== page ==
Years later, Dunbabin met Will Daines, introduced to each other by their then-girlfriends, and learned that the two shared a similar beer philosophy.

“We like sessionable beers,” he said, taking care to split his definition from the traditional view of sessionable beers that hover between four and five percent alcohol by volume. He prefers “the kind that you would be happy to drink pint after pint of while hanging out and talking to friends,” he said. “Beer that you’d want to take to the beach and drink when you’re playing volleyball. You can do that with Bud Light, yeah, but we’re about really good, locally-brewed craft stuff that you can have while hanging out.”

The two developed their business plan, secured funding and then, through a bit of good timing, happened to meet their next partner, brewer Phil McDaniel, when he responded to an industry job board – and, McDaniel says, he wasn’t even looking for a new job.

“I was always in the habit of checking the classified ads on ProBrewer.com — I would look at head brewer openings to see what new breweries were opening up in the area, or to see if one of my friends was starting up a project,” McDaniel said.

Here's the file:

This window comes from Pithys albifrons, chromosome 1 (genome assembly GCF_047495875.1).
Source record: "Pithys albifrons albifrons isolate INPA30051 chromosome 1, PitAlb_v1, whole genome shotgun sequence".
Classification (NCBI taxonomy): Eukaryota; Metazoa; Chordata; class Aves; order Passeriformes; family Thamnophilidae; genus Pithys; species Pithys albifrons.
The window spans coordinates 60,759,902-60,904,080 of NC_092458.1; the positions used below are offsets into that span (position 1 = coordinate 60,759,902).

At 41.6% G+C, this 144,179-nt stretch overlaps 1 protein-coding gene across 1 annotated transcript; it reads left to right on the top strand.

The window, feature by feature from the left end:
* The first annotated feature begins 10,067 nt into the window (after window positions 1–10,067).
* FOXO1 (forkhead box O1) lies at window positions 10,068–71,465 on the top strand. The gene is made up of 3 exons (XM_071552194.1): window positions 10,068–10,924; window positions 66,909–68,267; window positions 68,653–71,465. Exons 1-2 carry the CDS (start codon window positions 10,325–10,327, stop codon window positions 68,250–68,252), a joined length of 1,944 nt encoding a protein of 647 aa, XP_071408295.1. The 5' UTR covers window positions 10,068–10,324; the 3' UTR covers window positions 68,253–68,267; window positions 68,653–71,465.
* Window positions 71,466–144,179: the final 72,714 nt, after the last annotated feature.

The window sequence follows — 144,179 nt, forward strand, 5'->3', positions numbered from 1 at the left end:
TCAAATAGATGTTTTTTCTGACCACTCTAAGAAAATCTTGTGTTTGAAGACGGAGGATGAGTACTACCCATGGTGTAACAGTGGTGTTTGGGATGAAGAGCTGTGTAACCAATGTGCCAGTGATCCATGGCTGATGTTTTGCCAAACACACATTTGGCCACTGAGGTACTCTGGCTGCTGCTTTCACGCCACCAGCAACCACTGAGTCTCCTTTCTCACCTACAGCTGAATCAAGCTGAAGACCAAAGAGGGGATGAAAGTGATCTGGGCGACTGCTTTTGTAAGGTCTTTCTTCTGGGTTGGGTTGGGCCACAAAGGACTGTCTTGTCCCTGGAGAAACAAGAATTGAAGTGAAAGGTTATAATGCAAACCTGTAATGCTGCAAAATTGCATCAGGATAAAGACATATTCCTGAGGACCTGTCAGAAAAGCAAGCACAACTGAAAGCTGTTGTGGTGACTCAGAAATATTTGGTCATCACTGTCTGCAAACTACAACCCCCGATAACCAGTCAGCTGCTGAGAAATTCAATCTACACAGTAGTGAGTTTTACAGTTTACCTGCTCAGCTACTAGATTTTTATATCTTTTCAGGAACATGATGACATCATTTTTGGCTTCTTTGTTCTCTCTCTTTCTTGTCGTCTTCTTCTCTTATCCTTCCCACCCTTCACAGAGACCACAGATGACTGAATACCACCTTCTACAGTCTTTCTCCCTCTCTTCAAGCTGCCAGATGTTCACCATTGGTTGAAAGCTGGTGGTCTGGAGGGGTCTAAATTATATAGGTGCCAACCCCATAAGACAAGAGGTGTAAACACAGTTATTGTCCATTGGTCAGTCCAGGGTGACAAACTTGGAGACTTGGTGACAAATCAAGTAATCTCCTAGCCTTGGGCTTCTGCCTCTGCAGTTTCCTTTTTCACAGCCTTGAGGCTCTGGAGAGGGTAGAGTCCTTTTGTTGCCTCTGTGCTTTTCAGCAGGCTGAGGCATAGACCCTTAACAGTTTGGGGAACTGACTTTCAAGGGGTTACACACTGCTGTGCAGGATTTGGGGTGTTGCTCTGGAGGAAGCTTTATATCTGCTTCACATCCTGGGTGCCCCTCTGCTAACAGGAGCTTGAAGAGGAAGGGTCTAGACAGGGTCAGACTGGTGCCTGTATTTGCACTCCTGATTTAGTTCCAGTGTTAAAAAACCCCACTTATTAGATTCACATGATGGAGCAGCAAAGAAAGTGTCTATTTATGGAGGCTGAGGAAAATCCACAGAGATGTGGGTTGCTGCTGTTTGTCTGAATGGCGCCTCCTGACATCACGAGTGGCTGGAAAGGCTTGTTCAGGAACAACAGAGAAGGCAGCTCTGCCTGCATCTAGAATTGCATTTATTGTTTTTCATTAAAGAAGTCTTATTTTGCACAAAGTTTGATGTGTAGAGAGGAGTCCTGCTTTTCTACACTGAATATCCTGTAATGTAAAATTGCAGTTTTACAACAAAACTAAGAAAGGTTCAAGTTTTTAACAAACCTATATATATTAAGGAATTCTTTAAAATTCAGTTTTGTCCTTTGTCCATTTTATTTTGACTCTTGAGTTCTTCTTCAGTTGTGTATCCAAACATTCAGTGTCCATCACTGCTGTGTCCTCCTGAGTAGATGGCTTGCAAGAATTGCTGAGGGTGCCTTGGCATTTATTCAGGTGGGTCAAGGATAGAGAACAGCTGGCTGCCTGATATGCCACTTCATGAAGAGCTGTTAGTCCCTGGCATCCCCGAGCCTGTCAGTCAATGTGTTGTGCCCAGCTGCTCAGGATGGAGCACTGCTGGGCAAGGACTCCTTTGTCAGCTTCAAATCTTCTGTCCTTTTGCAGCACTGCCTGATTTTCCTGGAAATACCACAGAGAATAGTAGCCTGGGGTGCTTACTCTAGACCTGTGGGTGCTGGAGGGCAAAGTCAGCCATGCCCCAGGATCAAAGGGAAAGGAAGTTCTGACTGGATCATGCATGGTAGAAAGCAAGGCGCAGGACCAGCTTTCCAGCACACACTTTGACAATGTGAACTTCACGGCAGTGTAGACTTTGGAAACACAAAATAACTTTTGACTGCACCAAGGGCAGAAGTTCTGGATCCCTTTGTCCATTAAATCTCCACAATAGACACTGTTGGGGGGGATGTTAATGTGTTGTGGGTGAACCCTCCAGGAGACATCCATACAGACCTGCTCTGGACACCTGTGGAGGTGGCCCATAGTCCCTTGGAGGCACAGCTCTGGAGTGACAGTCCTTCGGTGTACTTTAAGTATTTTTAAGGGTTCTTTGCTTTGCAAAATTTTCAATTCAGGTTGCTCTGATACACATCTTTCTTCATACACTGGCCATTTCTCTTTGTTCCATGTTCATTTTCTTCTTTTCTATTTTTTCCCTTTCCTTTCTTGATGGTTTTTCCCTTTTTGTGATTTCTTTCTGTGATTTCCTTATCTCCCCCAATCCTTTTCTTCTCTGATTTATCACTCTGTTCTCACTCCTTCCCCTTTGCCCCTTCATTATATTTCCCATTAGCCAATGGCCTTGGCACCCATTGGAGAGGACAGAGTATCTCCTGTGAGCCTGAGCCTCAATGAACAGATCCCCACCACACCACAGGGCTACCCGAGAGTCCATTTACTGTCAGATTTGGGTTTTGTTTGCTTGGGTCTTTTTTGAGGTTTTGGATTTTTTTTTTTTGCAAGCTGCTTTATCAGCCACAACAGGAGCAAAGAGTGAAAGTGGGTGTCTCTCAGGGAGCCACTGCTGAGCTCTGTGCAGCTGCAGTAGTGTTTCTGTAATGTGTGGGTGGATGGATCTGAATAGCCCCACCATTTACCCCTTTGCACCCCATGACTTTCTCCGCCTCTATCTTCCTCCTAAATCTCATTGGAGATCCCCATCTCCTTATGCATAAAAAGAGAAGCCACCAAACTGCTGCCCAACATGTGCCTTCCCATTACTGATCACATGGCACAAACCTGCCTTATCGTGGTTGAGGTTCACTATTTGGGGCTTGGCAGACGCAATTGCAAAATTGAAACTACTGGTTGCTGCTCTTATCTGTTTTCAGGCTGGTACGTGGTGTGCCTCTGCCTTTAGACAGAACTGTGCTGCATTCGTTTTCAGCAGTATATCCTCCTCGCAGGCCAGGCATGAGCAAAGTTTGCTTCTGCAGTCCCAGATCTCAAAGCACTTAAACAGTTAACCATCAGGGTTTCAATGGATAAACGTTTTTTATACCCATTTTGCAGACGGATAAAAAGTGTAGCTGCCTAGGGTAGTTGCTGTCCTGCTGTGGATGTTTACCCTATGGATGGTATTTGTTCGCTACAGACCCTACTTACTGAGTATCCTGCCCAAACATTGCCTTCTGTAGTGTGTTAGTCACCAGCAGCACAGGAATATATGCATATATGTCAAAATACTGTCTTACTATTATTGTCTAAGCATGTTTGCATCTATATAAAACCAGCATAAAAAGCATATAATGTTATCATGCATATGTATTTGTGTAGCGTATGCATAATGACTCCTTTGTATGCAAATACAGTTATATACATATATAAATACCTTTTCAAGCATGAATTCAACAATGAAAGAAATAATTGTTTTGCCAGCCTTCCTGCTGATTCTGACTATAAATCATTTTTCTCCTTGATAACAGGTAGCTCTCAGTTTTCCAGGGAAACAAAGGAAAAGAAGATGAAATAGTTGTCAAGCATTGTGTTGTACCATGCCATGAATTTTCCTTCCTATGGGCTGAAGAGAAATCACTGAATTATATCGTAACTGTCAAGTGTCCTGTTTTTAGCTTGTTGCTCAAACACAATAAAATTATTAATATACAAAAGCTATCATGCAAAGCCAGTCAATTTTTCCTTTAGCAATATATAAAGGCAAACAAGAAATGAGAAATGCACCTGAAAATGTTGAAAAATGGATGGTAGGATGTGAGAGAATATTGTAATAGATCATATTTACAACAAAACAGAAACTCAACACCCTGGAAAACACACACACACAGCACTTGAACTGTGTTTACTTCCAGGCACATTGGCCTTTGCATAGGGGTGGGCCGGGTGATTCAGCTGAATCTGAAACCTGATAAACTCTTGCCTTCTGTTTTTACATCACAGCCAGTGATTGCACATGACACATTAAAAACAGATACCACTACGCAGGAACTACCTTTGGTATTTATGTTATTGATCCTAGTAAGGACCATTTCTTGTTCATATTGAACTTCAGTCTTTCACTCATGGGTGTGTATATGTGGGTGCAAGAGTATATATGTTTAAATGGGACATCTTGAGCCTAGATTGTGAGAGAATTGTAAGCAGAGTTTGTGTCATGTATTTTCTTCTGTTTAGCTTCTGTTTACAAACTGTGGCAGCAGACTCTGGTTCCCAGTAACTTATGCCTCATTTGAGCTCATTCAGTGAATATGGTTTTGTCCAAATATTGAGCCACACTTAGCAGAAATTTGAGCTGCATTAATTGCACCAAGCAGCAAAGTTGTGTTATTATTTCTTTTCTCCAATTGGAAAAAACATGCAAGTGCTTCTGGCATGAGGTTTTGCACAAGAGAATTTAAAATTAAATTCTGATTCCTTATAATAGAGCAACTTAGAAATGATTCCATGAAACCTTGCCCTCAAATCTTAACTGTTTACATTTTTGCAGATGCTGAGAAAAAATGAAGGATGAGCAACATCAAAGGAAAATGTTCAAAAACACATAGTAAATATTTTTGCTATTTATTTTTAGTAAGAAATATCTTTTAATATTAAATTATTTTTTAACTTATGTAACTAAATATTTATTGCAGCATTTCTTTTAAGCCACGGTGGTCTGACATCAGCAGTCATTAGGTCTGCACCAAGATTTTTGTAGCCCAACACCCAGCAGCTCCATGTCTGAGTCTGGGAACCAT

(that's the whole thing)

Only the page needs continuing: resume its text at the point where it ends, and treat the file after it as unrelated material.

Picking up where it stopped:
At the time, he was a lead brewer at The Bruery, a well-regarded craft brewing company in Orange County that specializes in experimental brews and barrel-aged beers — “basically, a head brewer minus some of the responsibilities,”as he put it. But what caught his attention was Tom and Will’s description of the gig: The opportunity to be a head brewer, with ownership in the company, getting in on the ground floor, before the tanks had even been placed in the building — plus, as they wrote, “it’s by the beach.”

“It was just enough description to sound interesting to me,” he said. “And as soon as I met them, at that point, I knew it was going to be a pretty good setup.”

According to Dunbabin, the trio are hugely collaborative. Their beers are the product of figuring out the experience they wish to portray, and building their beer around that, using their California Saison as an example.